World Rotary Day 2022

Mon, Oct 31st 2022 at 3:25 pm- Sat, Dec 31st 2022 - 5:25 pm

Eve Conway gives a presentation about the latest polio situation


World Polio Day 2022

To mark World Polio Day, which was on 24th October, the Rotary Club of South Foreland was fortunate to be given a zoom presentation about the current world polio situation from Eve Conway, a passionate supporter of the End Polio Now Campaign.  She is Vice Chair of that Campaign and Director Elect of Rotary International, amongst other roles.

Eve began by asking her audience to shut their eyes and imagine living on a rubbish tip in the slums of Delhi, surrounded by flies, dogs, cows and young children, as well as the pervasive smell of open sewers.

What she described as her ‘Rotary moment’ was giving polio drops to a small child in these surroundings and seeing the gratitude in the eyes of the child’s mother.  This was India in 2017 when Eve was a Rotary volunteer helping local health workers with a polio vaccination programme.

Eve remembers being at Rotary International’s Headquarters in the USA when the global effort to immunise the world’s children against polio was launched in 1985.  This was followed by the establishment of the Global Polio Eradication Initiative in 1988 which began the development of a world infrastructure to combat polio. More recently, this infrastructure has been useful in the control of ebola and covid diseases.

The Global Polio Eradication Initiative consists of six core partners working with national governments.  The partners are: The World Health Organisation, Rotary International, the US Centers for Disease Control and Prevention, the United Nations Children Fund (UNICEF), The Bill and Melinda Gates Foundation and GAVI, which is a vaccine alliance.

Rotary International has been a guiding force in this initiative, supporting vaccination and surveillance programmes, raising awareness and fundraising throughout the world.  In 1988 there were 350,000 cases of polio in 125 countries.  By 2021 there were only 6 cases in Pakistan and Afghanistan and the dream of a polio free world seemed closer.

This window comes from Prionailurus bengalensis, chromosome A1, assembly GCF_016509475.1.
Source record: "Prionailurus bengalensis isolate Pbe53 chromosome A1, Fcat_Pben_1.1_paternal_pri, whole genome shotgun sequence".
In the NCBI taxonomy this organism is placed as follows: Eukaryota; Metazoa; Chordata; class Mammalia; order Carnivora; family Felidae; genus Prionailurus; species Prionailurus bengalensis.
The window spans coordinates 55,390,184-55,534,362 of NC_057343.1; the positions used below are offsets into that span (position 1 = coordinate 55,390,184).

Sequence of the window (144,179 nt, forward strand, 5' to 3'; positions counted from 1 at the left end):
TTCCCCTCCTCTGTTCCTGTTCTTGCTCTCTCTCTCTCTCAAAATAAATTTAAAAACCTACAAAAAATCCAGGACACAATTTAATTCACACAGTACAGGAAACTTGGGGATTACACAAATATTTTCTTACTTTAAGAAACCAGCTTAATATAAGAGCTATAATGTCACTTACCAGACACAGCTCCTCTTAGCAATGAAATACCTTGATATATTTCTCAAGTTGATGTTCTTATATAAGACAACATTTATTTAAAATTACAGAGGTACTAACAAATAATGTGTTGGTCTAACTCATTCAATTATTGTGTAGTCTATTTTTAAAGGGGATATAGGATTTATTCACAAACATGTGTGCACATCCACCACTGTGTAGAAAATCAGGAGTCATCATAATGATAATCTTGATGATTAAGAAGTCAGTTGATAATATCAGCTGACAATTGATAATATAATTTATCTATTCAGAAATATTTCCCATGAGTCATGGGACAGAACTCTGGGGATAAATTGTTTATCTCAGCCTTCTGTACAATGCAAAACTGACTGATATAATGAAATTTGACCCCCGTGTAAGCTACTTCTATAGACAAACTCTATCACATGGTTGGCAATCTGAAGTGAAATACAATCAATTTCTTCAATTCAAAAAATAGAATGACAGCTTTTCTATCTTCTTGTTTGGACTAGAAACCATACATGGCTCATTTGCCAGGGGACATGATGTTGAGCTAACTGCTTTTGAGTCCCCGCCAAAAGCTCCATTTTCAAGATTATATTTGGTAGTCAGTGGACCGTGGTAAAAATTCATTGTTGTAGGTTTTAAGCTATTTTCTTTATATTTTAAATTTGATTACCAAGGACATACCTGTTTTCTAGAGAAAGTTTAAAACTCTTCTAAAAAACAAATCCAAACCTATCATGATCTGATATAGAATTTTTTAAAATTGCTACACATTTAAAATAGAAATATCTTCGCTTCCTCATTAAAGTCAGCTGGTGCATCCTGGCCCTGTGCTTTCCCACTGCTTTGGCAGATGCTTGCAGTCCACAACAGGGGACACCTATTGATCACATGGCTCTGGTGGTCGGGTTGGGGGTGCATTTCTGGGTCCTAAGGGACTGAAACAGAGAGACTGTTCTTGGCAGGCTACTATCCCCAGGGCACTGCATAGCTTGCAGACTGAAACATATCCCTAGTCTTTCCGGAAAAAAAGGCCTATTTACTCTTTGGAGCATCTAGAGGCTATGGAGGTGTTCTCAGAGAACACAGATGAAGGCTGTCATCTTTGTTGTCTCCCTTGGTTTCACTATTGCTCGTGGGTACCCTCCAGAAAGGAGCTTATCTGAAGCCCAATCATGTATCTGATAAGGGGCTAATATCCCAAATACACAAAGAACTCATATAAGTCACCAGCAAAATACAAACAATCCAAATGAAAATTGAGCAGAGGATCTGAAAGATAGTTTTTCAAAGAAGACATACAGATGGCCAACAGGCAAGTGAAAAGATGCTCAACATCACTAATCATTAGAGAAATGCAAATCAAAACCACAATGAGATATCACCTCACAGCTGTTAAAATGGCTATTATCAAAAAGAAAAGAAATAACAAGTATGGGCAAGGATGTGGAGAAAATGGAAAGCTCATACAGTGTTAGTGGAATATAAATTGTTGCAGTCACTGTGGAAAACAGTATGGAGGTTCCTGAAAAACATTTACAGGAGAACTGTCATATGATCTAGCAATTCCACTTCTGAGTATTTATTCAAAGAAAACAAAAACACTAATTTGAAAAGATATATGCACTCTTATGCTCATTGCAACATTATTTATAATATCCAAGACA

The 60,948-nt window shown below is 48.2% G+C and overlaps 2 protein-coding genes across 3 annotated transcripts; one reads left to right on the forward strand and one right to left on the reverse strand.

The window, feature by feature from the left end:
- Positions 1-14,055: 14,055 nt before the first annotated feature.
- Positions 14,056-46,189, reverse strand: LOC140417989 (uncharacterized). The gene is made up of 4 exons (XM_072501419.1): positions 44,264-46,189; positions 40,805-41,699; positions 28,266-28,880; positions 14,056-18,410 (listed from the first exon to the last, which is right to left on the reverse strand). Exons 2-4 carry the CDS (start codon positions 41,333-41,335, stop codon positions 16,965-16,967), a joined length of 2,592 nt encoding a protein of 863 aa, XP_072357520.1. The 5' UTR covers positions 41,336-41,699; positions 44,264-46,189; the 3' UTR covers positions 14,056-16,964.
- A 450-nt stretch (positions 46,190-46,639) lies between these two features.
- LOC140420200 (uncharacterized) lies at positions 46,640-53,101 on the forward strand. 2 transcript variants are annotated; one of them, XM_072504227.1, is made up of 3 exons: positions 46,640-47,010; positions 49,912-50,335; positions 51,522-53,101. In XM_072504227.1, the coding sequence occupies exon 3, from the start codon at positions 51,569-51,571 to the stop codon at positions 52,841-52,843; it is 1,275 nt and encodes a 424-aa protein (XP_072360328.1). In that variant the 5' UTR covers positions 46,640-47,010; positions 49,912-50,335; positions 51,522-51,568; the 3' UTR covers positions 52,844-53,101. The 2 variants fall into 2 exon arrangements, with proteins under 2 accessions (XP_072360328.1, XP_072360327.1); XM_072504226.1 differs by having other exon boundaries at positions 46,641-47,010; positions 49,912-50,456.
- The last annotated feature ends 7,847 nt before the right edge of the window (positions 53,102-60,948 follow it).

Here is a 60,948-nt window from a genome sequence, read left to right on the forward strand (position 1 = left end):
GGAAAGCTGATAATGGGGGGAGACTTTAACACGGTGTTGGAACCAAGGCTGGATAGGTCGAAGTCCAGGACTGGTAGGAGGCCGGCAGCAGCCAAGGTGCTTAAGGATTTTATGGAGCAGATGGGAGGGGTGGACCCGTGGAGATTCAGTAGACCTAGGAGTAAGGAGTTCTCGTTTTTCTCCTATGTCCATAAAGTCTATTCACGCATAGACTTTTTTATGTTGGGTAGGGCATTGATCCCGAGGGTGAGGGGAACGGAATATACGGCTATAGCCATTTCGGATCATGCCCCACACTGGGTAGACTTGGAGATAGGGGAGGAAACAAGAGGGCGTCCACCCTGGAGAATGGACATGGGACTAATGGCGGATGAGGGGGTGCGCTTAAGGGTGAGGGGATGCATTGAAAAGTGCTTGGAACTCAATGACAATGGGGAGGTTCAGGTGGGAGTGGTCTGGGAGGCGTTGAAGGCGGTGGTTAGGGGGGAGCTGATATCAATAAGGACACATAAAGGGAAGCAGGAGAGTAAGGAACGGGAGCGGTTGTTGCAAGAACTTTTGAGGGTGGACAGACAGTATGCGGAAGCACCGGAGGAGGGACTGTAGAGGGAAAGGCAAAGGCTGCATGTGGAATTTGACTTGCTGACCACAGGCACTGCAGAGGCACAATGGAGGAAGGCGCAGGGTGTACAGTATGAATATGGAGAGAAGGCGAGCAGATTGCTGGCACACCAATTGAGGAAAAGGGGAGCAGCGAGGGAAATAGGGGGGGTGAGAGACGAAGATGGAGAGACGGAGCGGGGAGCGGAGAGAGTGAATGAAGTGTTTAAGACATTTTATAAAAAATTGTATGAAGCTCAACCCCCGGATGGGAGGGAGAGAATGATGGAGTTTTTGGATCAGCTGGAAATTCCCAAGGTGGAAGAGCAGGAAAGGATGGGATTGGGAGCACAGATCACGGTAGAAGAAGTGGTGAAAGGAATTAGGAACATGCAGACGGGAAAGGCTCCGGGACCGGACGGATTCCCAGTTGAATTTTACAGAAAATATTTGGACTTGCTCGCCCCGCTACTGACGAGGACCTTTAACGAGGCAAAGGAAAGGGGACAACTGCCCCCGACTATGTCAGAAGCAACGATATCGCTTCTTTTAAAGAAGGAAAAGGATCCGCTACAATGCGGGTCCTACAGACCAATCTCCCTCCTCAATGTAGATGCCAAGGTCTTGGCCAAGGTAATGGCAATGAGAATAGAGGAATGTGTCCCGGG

However, in 2022 this number has increased to 29 with a few cases being found in Malawi and Mozambique, despite Africa being declared polio free in 2020.  This year a particular vaccine derived strain of the polio virus has also been detected in sewage samples from East London, New York State and Jerusalem.

The reason for this is that one of the oral polio vaccines contains some weakened polio virus.  This can be secreted by vaccinated individulas into sewage and can mutate into a strain that can cause paralysis, though this is rare. People having had this oral vaccine may carry the vaccine derived virus to other countries. They and those who they infect may show no symptoms, might have flu- like symptoms, or a mild form of meningitis from which they will recover.

  The greatest danger of infection in in areas of low vaccine coverage. In New York State one case of paralysis occurred and a health emergency was declared to get people vaccinated.  In East London, where one in five of children under nine was unvaccinated, public awareness of the of the importance of vaccination increased.

So where are we now with polio eradication?  Here is summary of progress made:

Ø  Since 1988 polio cases have been reduced by 99.9%.

Ø  19 million people are able to walk because of the polio eradication effort

Ø  5 out of 6 World Health Regions are now certified as polio free

Ø  The African region was declared polio-free in 2020 (but 8 cases have occurred this year)

Ø  There are 3 types of wild polio virus.  Type 2 was declared eradicated in 2015, and type 3 in 2019

Ø  There are 29 cases of type 1 polio so far this year as well as some vaccine derived strains occurring in places that have had no cases for years, but we now have the vaccines that will gradually overcome this problem.

The lesson is that the polio virus everywhere must be eradicated or it will come back.  This means that the effort to achieve eradication must continue to be supported. On 11th October more than 2,800 leading scientists, physicians and global health experts from 110 countries launched the 2022 Declaration on Polio Eradication with the message that polio eradication is feasible and urgently needed.

Rotary International has pledged $50 million a year of financial support.  Rotary clubs all over the world continue their fundraising, with double the money they raise being added by the Bill and Melinda Gates Foundation.  The Rotary Club of South Foreland will be running a ‘Shuffleboard Evening’ at St Margaret’s Village Hall on Friday 18th November in support of the End Polio Campaign.

Despite the recent challenges of conflict, natural disaster and population movements the campaign has continued with the determination towards its goal of a polio free world.  As Bill Gates said recently:

‘So long as we never give up this polio doesn’t stand a chance’.

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